As part of its Gueron Minority Scholars Program, MDRC will offer up to two fellowships in summer 2019 to doctoral candidates who are pursuing independent, self-directed research on economic and social problems affecting low-income Americans. The goal of the program is to provide opportunities for graduate students to gain exposure to social policy research, understand employment options beyond the academic and public sectors, and get the advice and support of MDRC’s staff in completing their dissertations. The Gueron Minority Scholars Program seeks to engage and encourage individuals from groups that are traditionally underrepresented in the education and social policy research communities.
Dedicated to learning what works to improve the well-being of low-income families, MDRC has created this special financial assistance program for students enrolled in doctoral programs in economics, psychology, sociology, child development, child welfare, family relations, criminal justice, education, public policy, or related fields.
The fellow could work in either MDRC’s Oakland, CA, or New York City office. The fellowship is expected to begin in the summer and last for approximately two months, though there is some flexibility in the timing.
Our project work is conducted in five policy areas: Family Well-Being and Child Development; K-12 Education; Postsecondary Education; Low-Wage Workers and Communities; and Youth Development, Criminal Justice, and Employment. Fellows will work on their doctoral dissertations while participating in the intellectual life of MDRC, attending seminars and project meetings, and working with key MDRC research staff. Fellows will also be expected to give a presentation of their research to the MDRC community.
A stipend and office space will be provided. Fellows are expected to secure their own housing.
Who: Any student enrolled in a doctoral program in economics, psychology, sociology, child development, child welfare, family relations, criminal justice, education, public policy, or related fields who has had a dissertation proposal or prospectus approved by his or her academic department.
Why: To pursue independent dissertation research on a policy issue related to low-income individuals, families, and communities while sharing in the intellectual life of MDRC.
Compensation: The fellowship includes a stipend of up to $5,000, which is disbursed in three installments following the fellowship start date.
Deadline: All application materials should be submitted by Friday, April 5, 2019.
Using the on-line application form, please submit:
- A curriculum vitae or résumé, including academic and work experience.
- A copy of your unofficial graduate school transcript(s), which must document your status as a registered student.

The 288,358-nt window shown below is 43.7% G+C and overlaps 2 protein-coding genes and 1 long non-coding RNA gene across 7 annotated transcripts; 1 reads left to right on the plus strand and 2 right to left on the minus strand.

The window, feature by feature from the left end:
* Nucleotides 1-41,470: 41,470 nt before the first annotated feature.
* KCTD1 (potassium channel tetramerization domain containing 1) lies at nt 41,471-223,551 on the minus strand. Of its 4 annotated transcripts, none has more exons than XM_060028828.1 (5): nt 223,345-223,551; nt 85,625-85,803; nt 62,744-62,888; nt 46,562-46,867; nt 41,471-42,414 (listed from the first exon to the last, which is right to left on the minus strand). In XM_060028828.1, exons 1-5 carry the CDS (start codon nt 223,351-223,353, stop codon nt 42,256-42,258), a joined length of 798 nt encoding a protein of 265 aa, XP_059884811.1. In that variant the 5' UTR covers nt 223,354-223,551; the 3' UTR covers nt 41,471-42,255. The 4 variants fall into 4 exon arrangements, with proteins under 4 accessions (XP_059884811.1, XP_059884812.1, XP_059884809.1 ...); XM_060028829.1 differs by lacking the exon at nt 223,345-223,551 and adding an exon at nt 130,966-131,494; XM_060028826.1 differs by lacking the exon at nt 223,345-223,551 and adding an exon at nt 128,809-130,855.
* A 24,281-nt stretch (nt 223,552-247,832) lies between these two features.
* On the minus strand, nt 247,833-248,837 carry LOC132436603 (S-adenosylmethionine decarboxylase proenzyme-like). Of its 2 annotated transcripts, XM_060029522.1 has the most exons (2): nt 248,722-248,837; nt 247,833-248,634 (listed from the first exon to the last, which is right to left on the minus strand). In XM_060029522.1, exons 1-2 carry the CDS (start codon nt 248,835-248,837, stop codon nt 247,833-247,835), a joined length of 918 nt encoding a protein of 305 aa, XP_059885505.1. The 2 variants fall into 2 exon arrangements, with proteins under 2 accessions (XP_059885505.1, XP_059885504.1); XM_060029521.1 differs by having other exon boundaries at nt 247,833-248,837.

- A letter from the academic department or registrar confirming that the applicant’s dissertation proposal or prospectus has been approved by his or her academic department.
- A proposal (up to 2,000 words) that discusses the rationale for the research project you plan to pursue. Include a statement of the research question, the data you will be using, the analytic approach you are taking, its relevance to education or social policy, the steps needed to complete the project, and how you believe a doctoral fellowship at MDRC will aid you in meeting your proposed research goals.
Using email (sent to HRquestions@mdrc.org), please submit:
- Two letters of recommendation, including one from a sponsoring faculty member. Peer recommendations are not acceptable. The recommenders (not the applicants) should email the letters directly to MDRC’s Human Resources Department at HRquestions@mdrc.org). Include in the subject line “GMS Doctoral Fellowship/Attn: SaraJane David or Servina Cortez.”
Only candidates selected for further consideration will be contacted.
MDRC is an Equal Opportunity/Affirmative Action employer. MDRC does not discriminate, and all qualified applications will receive consideration without regard to race; color; national origin; religion; creed; sex or gender (including sex stereotyping and gender identity or expression); sexual orientation; citizenship status; pregnancy; disability; age; military or veteran status; marital or partnership status; genetic information, genetic predisposition, or carrier status; prior unemployment status; consumer credit history; status as a victim of domestic violence, sex offenses, or stalking; or any other category protected by applicable federal, state, or local laws. Legal work authorization is required.